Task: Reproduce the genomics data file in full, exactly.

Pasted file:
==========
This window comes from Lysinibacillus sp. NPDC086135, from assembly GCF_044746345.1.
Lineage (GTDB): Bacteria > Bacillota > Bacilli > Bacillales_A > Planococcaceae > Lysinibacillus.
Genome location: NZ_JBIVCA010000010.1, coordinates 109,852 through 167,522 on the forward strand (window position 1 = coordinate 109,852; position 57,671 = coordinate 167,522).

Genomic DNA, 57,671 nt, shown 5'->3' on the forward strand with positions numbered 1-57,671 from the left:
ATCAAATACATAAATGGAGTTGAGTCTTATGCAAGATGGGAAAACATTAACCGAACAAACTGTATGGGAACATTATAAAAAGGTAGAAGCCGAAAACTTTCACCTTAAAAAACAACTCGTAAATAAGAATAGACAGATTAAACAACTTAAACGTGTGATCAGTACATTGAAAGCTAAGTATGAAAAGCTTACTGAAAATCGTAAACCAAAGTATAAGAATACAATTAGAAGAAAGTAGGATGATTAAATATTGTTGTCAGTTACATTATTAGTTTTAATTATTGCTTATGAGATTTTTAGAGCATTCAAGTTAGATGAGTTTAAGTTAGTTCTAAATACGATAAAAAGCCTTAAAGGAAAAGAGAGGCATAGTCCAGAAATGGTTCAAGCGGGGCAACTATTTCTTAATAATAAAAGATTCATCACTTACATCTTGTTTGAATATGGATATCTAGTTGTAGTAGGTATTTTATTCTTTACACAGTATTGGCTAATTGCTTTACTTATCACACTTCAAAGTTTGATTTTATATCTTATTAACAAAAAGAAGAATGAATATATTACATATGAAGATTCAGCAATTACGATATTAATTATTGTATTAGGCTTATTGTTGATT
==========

This window comes from Lysinibacillus sp. NPDC086135, from assembly GCF_044746345.1.
Lineage (GTDB): Bacteria > Bacillota > Bacilli > Bacillales_A > Planococcaceae > Lysinibacillus.
Genome location: NZ_JBIVCA010000010.1, coordinates 109,852 through 167,522 on the forward strand (window position 1 = coordinate 109,852; position 57,671 = coordinate 167,522).

Genomic DNA, 57,671 nt, shown 5'->3' on the forward strand with positions numbered 1-57,671 from the left:
ATCAAATACATAAATGGAGTTGAGTCTTATGCAAGATGGGAAAACATTAACCGAACAAACTGTATGGGAACATTATAAAAAGGTAGAAGCCGAAAACTTTCACCTTAAAAAACAACTCGTAAATAAGAATAGACAGATTAAACAACTTAAACGTGTGATCAGTACATTGAAAGCTAAGTATGAAAAGCTTACTGAAAATCGTAAACCAAAGTATAAGAATACAATTAGAAGAAAGTAGGATGATTAAATATTGTTGTCAGTTACATTATTAGTTTTAATTATTGCTTATGAGATTTTTAGAGCATTCAAGTTAGATGAGTTTAAGTTAGTTCTAAATACGATAAAAAGCCTTAAAGGAAAAGAGAGGCATAGTCCAGAAATGGTTCAAGCGGGGCAACTATTTCTTAATAATAAAAGATTCATCACTTACATCTTGTTTGAATATGGATATCTAGTTGTAGTAGGTATTTTATTCTTTACACAGTATTGGCTAATTGCTTTACTTATCACACTTCAAAGTTTGATTTTATATCTTATTAACAAAAAGAAGAATGAATATATTACATATGAAGATTCAGCAATTACGATATTAATTATTGTATTAGGCTTATTGTTGATT